I research the ecology of ecosystems heavily influenced (or "managed") by humans, with a public policy lens. I am driven by the challenge of improving human food supply and environmental sustainability given a finite biosphere, changing climate, and increasing global nutritional needs.

My dissertation centers on crop biodiversity and nutrient cycling in agriculture, especially in the tropics.

My passion for the intersection of environmental science and policy developed through my work as the legislative staff lead for State Representative David Tarnas while he chaired the Water and Land Committee at the Hawaiʻi State House of Representatives. Previously, I also supported science, education, and outreach initiatives as the Princeton in Africa Fellow at Mpala Research Centre in Laikipia, Kenya.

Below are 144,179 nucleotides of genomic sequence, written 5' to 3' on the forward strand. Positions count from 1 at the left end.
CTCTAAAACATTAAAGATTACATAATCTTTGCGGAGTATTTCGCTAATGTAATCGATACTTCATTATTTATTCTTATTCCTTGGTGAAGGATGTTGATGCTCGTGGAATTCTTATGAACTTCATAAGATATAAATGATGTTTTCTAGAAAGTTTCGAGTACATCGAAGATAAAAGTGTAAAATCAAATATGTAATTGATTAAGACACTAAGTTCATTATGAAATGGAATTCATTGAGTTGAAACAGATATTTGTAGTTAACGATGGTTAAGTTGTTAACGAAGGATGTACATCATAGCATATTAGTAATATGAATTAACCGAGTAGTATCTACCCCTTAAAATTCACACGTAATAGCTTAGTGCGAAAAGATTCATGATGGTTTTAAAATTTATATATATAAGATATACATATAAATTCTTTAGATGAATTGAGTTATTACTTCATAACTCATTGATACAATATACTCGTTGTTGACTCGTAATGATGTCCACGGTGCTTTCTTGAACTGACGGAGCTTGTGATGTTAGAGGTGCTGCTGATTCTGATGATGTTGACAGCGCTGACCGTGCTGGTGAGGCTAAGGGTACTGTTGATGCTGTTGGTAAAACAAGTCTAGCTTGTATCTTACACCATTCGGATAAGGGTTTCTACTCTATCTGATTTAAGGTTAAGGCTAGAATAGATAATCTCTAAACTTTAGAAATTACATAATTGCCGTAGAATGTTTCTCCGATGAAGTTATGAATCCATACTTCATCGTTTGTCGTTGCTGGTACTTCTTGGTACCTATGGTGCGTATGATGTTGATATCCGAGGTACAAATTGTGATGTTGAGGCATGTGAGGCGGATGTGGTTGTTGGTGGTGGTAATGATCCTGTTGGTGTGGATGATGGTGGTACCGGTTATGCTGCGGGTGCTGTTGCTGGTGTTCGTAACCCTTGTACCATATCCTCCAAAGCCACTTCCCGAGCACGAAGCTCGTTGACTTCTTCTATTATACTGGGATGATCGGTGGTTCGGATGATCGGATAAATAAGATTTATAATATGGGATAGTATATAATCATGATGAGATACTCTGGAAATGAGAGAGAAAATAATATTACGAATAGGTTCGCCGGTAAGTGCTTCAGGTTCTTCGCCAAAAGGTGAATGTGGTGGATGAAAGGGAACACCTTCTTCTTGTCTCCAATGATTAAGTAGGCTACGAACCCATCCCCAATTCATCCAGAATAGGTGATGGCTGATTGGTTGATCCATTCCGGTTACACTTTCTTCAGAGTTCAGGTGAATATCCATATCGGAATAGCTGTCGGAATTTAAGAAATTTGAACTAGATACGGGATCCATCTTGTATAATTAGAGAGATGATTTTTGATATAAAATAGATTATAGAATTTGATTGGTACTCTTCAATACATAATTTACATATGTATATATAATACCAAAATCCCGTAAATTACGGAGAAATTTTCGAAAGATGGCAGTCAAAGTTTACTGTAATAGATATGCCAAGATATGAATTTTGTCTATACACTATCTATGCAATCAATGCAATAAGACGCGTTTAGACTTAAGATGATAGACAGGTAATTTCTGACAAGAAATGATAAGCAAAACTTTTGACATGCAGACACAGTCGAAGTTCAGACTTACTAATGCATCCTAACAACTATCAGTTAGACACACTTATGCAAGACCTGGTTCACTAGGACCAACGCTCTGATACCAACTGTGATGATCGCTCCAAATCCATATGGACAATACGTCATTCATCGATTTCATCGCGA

I graduated from Princeton University summa cum laude with a degree in Ecology and Evolutionary Biology and certificate in Environmental Studies (2017). My undergraduate thesis, published in the journal Coral Reefs, studied impacts of anthropogenically-polluted groundwater discharge on near-shore coral reefs on Bermuda.  

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